Ceramic/polymer nanocomposites are attractive for energy storage applications due to their ability to exploit the high permittivity of ceramic fillers and high breakdown strength of the polymer matrix. One challenge for the development of high performance nanocomposites based on ceramic particulates or fibers in a polymer matrix is that they often require a high volume fraction (>50%) to achieve a high permittivity, which is often at the expense of a reduction in dielectric strength and mechanical flexibility. In this paper we demonstrate by both experiment and finite element simulation that high aspect ratio nanofiber fillers offer an effective approach to achieve high energy density and dielectric strength. Lead-free ferroelectric Na0.5Bi0.5TiO3 (BNT) nanofibers with a high aspect ratio (>200) are synthesized by a hydrothermal method and dispersed in a poly(vinylidene difluoride-co-hexafluoropropylene) (P(VDF-HFP)) matrix. The increased fraction of β-phase and the alignment of BNT nanofibers perpendicular to the direction of the applied electric field lead to an enhanced dielectric strength, compared to spherical BNT/P(VDF-FHP) nanoparticles and pure P(VDF-HFP), and experimental measurements are compared with numerical simulations. The results demonstrate that the nanofiber nanocomposites exhibited an ultra-high discharged energy density (12.7 J cm-3) and provide an innovative approach to produce high-energy storage density materials.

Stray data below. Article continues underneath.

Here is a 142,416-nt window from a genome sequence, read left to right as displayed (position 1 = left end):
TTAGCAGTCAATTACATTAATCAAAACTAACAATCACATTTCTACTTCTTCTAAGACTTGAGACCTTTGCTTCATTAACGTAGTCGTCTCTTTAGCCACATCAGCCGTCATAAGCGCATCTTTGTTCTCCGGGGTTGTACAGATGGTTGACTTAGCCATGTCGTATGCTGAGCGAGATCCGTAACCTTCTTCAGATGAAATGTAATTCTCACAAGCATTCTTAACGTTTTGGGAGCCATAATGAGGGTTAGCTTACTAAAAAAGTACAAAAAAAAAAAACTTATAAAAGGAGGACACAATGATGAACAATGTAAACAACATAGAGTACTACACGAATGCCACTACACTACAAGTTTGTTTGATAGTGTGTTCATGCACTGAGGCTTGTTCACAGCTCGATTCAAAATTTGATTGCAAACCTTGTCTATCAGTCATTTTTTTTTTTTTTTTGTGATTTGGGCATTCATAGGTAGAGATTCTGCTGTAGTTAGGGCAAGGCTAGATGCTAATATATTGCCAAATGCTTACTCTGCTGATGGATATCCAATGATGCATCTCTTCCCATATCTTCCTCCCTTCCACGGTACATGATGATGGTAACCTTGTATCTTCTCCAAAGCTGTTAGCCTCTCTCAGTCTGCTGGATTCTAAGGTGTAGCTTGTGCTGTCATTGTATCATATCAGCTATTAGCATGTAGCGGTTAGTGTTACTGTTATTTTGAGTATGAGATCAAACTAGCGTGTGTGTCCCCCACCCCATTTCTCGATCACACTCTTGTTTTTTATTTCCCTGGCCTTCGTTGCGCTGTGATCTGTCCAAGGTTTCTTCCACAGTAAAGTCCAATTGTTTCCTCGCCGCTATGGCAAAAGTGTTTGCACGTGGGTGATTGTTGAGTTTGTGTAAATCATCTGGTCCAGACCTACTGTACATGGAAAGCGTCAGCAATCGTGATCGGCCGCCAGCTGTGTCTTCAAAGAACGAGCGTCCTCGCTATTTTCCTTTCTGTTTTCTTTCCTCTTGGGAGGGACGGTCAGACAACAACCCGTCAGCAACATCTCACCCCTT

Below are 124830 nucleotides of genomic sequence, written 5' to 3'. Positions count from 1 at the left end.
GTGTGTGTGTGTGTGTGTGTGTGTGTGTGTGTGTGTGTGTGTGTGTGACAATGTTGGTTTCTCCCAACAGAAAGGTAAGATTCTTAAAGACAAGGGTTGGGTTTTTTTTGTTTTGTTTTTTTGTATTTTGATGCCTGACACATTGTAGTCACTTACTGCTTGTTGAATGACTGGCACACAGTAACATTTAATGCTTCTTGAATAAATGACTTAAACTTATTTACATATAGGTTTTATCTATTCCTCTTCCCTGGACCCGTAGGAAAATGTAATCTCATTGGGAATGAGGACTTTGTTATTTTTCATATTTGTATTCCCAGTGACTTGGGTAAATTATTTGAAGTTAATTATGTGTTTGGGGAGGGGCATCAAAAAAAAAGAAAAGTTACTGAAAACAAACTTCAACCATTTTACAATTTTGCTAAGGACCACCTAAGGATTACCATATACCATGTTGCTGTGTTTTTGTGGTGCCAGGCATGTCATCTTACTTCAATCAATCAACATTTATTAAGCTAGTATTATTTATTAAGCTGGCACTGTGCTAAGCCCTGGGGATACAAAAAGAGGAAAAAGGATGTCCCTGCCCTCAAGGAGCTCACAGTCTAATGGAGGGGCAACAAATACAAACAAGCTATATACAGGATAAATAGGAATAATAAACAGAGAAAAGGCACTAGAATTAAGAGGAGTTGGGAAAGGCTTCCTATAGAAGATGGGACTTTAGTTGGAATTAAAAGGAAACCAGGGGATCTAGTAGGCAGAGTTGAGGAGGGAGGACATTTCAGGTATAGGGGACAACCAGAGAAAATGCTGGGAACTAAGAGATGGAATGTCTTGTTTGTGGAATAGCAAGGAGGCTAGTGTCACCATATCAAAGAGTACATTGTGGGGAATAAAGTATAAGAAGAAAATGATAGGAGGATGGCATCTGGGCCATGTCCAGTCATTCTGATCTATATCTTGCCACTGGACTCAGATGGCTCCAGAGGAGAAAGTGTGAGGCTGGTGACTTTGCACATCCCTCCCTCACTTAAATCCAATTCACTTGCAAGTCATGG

ASJC Scopus subject areas
- Renewable Energy, Sustainability and the Environment
- Materials Science(all)
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- Department of Mechanical Engineering - Professor
- Centre for Sustainable and Circular Technologies (CSCT)
- Centre for Nanoscience and Nanotechnology
- Institute for Mathematical Innovation (IMI)
- Faculty of Engineering and Design - Associate Dean (Research)
- Institute for Sustainability
- Centre for Integrated Materials, Processes & Structures (IMPS)
- EPSRC Centre for Doctoral Training in Advanced Automotive Propulsion Systems (AAPS CDT)
- Institute for Advanced Automotive Propulsion Systems (IAAPS)
Person: Research & Teaching, Core staff, Affiliate staff